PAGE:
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'We will not be silenced': US congresswomen accuse Trump of 'blatantly racist attack'

The US President yesterday said: “If you’re not happy here, you can leave.”

(left to right) Ayanna Pressley, Ilhan Omar, Alexandria Ocasio-Cortez, Rashida Tlaib
(left to right) Ayanna Pressley, Ilhan Omar, Alexandria Ocasio-Cortez, Rashida Tlaib
Image: SIPA USA/PA Images

FOUR US CONGRESSWOMEN HAVE hit back at President Donald Trump over comments he made saying they should “go back” to their country of origin.

At a news conference yesterday, Alexandria Ocasio-Cortez of New York, Rashida Tlaib of Michigan, Ilhan Omar of Minnesota and Ayanna Pressley of Massachusetts rebuked Trump after he doubled down on his initial comments from the weekend when speaking to reporters at the White House. 

Pressley condemned Trump’s “xenophobic and bigoted” comments and said “we will not be silenced.”

Omar said Trump made a “blatantly racist attack” on four lawmakers “of color.” “This is the agenda of white nationalists,” she said.

Omar and Tlaib repeated calls for Trump to be impeached.

At the White House several hours before, Trump said: “All they do is complain.

These are people that hate our country. If you’re not happy here, you can leave.

Trump also accused the four first-term congresswomen — who are of Hispanic, Arab, Somali and African-American origin — of having “love” for US “enemies like Al-Qaeda”.

Asked by a reporter whether he was concerned that many people saw his comments as racist, Trump said: “It doesn’t concern me because many people agree with me.”

‘Sickening’

The president first attacked the lawmakers — all but one of whom were born in America — with a series of tweets on Sunday, saying they should “go back” to their countries of origin.

In his initial Twitter attack, Trump – who before becoming president pushed the racist “birther” conspiracy theory that Obama was not born on US soil – said the congresswomen came from corrupt, poorly managed countries to which they should return.

Ocasio-Cortez, Tlaib and Pressley were all born in the United States while Omar arrived as a refugee from war-torn Somalia, which she fled as a child.

Former vice president Joe Biden, who is seeking the 2020 Democratic presidential nomination, denounced Trump as the most “openly racist and divisive” president in US history.

“Go home to your country? It’s sickening, it’s embarrassing,” Biden said.

Nancy Pelosi, the Democratic speaker of the House of Representatives, has had a tenuous relationship with the four left-leaning congresswomen, but she jumped to their defense.

Pelosi said she was seeking Republicans to co-sponsor a House resolution “condemning the president’s xenophobic tweets” and “characterisation of immigrants.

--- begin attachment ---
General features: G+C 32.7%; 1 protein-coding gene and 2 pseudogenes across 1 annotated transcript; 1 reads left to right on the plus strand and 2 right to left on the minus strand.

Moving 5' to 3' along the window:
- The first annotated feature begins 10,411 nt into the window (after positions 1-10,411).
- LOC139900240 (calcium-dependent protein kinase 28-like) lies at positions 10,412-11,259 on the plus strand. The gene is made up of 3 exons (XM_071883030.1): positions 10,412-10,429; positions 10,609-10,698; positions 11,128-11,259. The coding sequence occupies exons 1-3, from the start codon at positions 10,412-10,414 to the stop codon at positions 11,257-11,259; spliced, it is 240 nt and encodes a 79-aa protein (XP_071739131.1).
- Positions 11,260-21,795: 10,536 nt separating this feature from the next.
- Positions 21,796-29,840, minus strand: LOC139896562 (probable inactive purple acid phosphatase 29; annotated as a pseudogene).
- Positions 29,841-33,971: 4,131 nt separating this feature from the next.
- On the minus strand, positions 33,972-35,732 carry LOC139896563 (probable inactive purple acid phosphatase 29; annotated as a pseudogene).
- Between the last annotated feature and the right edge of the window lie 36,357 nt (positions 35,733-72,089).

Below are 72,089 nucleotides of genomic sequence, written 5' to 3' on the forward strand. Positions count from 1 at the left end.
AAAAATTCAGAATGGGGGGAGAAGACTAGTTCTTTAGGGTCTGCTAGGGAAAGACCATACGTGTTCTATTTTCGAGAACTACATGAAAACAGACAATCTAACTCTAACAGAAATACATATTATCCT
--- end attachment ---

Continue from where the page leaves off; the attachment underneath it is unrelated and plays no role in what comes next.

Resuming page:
Republican reaction

Trump’s comments prompted critical reactions from foreign leaders, and outrage at home from Democrats — while Republicans were initially silent.

Yesterday, several of his party faithful began to speak up.

“My view is that what was said and what was tweeted was destructive, was demeaning, was disunifying, and frankly it was very wrong,” said Senator Mitt Romney, a Republican from Utah.

“There is no excuse for the president’s spiteful comments — they were absolutely unacceptable and this needs to stop,” said Senator Lisa Murkowski, a Republican from Alaska. “We must demand a higher standard of decorum and decency.”

Republican Senator Susan Collins of Maine said she disagreed with the policies espoused by the “far-left” Democratic lawmakers, but that Trump was “way over the line”.

For Republican Senator Pat Toomey of Pennsylvania, “the citizenship of all four is as valid as mine”. He said “they are entitled to their opinions, however misguided they may be.” 

Texan Will Hurd, the only black Republican in the House of Representatives, told CNN that Trump’s behavior was “unbecoming of the leader of the free world.”

And Senator Tim Scott, a black Republican from South Carolina, criticized the president for using “unacceptable personal attacks and racially offensive language.”

New Zealand Prime Minister Jacinda Ardern became the latest international leader to condemn Trump’s tweets.

“I completely and utterly disagree with him,” she told Radio New Zealand, noting that her country welcomed diversity in the corridors of power.

Canadian Prime Minister Justin Trudeau and Britain’s Theresa May also expressed disapproval.

With reporting from AFP

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Sean Murray

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